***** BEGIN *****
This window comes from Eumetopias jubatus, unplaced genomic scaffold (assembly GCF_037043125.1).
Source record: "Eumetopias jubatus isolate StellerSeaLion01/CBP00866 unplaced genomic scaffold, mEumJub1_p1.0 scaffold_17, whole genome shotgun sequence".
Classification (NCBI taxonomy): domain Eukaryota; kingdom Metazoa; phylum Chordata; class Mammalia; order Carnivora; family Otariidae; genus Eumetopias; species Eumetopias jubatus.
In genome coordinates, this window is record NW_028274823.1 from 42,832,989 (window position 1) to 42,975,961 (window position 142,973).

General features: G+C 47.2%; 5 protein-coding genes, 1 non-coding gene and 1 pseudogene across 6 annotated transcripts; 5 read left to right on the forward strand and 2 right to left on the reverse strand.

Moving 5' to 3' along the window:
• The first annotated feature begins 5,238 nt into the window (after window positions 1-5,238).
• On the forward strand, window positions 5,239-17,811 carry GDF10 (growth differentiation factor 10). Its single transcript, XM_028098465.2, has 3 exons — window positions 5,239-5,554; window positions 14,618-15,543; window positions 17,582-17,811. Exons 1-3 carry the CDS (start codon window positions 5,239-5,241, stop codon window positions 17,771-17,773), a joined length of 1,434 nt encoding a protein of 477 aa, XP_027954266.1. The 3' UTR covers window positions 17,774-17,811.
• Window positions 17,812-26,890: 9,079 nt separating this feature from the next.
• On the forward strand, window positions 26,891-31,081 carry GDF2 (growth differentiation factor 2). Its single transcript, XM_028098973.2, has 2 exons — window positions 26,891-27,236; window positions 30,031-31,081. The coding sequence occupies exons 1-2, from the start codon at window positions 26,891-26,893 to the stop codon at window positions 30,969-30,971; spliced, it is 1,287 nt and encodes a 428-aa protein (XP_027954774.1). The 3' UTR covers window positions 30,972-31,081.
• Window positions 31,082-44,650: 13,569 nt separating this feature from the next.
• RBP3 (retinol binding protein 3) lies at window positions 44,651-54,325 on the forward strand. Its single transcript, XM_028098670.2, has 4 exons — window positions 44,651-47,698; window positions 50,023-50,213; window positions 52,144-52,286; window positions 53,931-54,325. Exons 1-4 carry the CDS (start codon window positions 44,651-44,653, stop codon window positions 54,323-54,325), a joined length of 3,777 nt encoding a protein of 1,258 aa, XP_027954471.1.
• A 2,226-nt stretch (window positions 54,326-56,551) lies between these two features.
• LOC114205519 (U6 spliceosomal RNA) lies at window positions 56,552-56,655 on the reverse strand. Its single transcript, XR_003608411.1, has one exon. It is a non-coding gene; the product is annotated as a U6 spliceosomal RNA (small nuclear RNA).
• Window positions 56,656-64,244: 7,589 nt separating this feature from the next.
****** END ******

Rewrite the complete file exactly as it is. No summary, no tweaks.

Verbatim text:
This window comes from Eumetopias jubatus, unplaced genomic scaffold (assembly GCF_037043125.1).
Source record: "Eumetopias jubatus isolate StellerSeaLion01/CBP00866 unplaced genomic scaffold, mEumJub1_p1.0 scaffold_17, whole genome shotgun sequence".
Classification (NCBI taxonomy): domain Eukaryota; kingdom Metazoa; phylum Chordata; class Mammalia; order Carnivora; family Otariidae; genus Eumetopias; species Eumetopias jubatus.
In genome coordinates, this window is record NW_028274823.1 from 42,832,989 (window position 1) to 42,975,961 (window position 142,973).

General features: G+C 47.2%; 5 protein-coding genes, 1 non-coding gene and 1 pseudogene across 6 annotated transcripts; 5 read left to right on the forward strand and 2 right to left on the reverse strand.

Moving 5' to 3' along the window:
• The first annotated feature begins 5,238 nt into the window (after window positions 1-5,238).
• On the forward strand, window positions 5,239-17,811 carry GDF10 (growth differentiation factor 10). Its single transcript, XM_028098465.2, has 3 exons — window positions 5,239-5,554; window positions 14,618-15,543; window positions 17,582-17,811. Exons 1-3 carry the CDS (start codon window positions 5,239-5,241, stop codon window positions 17,771-17,773), a joined length of 1,434 nt encoding a protein of 477 aa, XP_027954266.1. The 3' UTR covers window positions 17,774-17,811.
• Window positions 17,812-26,890: 9,079 nt separating this feature from the next.
• On the forward strand, window positions 26,891-31,081 carry GDF2 (growth differentiation factor 2). Its single transcript, XM_028098973.2, has 2 exons — window positions 26,891-27,236; window positions 30,031-31,081. The coding sequence occupies exons 1-2, from the start codon at window positions 26,891-26,893 to the stop codon at window positions 30,969-30,971; spliced, it is 1,287 nt and encodes a 428-aa protein (XP_027954774.1). The 3' UTR covers window positions 30,972-31,081.
• Window positions 31,082-44,650: 13,569 nt separating this feature from the next.
• RBP3 (retinol binding protein 3) lies at window positions 44,651-54,325 on the forward strand. Its single transcript, XM_028098670.2, has 4 exons — window positions 44,651-47,698; window positions 50,023-50,213; window positions 52,144-52,286; window positions 53,931-54,325. Exons 1-4 carry the CDS (start codon window positions 44,651-44,653, stop codon window positions 54,323-54,325), a joined length of 3,777 nt encoding a protein of 1,258 aa, XP_027954471.1.
• A 2,226-nt stretch (window positions 54,326-56,551) lies between these two features.
• LOC114205519 (U6 spliceosomal RNA) lies at window positions 56,552-56,655 on the reverse strand. Its single transcript, XR_003608411.1, has one exon. It is a non-coding gene; the product is annotated as a U6 spliceosomal RNA (small nuclear RNA).
• Window positions 56,656-64,244: 7,589 nt separating this feature from the next.